The Focus Course

Estimating Time for Tasks

A big part of my daily planning involves estimating how much I can complete in a given time.

I always will write down the two or three most important things I need to get done. And then I estimate how much time each of those tasks will take.

When it comes to estimating time for tasks, there are actually two dynamics going on:

  • For one, it’s getting comfortable with incremental daily progress on a consistent basis. We discussed this in a previous lesson on building better defaults. Small, consistent action over time has huge results.

  • Secondly, planning your day and budgeting your tasks is something that you get better at with more experience.

Have you ever overbooked yourself due to overestimating how much you can complete in a given timeframe?

Many people — myself included — tend to over-estimate what we can get done in the short-term. And, conversely, we under-estimate what we can get done in the long-term if we give consistent attention to something.

My point is: Don’t try to cram a million tasks into your day. Allow yourself the breathing room you need to do that which is most important.

Now… As I mentioned at the beginning, I plan my day by writing out all of my most important tasks.

Then, next to each of those tasks I estimate about how much time I need in order to complete it.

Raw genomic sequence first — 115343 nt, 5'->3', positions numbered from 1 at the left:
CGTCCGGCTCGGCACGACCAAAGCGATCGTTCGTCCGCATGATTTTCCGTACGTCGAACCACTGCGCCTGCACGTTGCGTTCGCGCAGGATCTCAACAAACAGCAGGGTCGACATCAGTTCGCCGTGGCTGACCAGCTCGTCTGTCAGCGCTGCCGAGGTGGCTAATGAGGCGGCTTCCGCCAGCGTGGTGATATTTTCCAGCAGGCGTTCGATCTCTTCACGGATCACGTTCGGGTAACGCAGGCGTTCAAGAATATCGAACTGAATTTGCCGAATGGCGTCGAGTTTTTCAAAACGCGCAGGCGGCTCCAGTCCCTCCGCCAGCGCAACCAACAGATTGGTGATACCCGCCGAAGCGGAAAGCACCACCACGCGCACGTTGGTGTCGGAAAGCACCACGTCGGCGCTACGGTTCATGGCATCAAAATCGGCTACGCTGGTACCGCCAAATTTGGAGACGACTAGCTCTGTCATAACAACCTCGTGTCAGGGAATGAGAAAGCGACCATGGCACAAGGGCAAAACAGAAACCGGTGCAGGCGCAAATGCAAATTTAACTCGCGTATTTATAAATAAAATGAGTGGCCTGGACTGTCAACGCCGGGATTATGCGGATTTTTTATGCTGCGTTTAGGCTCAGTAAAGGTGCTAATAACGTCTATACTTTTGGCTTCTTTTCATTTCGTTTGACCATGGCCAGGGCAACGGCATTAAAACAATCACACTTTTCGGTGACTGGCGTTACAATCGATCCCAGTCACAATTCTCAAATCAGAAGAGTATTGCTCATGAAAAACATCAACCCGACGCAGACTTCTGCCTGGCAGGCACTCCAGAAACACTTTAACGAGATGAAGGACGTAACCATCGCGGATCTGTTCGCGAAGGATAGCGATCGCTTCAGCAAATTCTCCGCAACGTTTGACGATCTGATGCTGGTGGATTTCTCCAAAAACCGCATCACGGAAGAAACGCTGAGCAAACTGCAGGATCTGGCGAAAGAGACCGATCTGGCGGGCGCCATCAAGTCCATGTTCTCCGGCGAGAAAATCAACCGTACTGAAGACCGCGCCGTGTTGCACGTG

Then, I take those time blocks and I put them into my daily schedule, like Legos or something.

Even though I’ve been doing this for years, my time estimates are totally a guess. They’re an educated guess, but still a guess nonetheless. And so, if a task takes longer, then I’ll work more on it tomorrow, or I’ll have to cut something else off my list for today. It’s okay to make changes and call audibles like that.

(As I’ve said before, a perfect schedule will never survive the reality of the day.)

As you start out with estimating your time for tasks, give yourself WAY MORE time than you think you need. Double if not triple.

If you think you need 30 minutes to prepare a report, plan at least an hour. If you think you need 45 minutes to go run some errands, plan 90 minutes. Then, if you do happen to complete the task in less time than you thought, the good news is that you’re now ahead of your schedule!

If you’re anxious about that being potentially wasted time, then have a list of “backup” tasks or activities you could do in case you have free time!

The other advantage to giving yourself less tasks and more time than you think you need is that you’re more likely to actually do what you’ve said you’re going to do. This helps build your personal integrity, which is an invaluable trait. Over time, you’ll learn to get better and better at budgeting your day’s activities.

Once you’re able to accurately estimate the time you need for tasks, your daily schedule and to-do list become your friend instead of your enemy.

They are honest representations of what you’ll be able to reasonably do today. And that is a liberating tool to have at your side.

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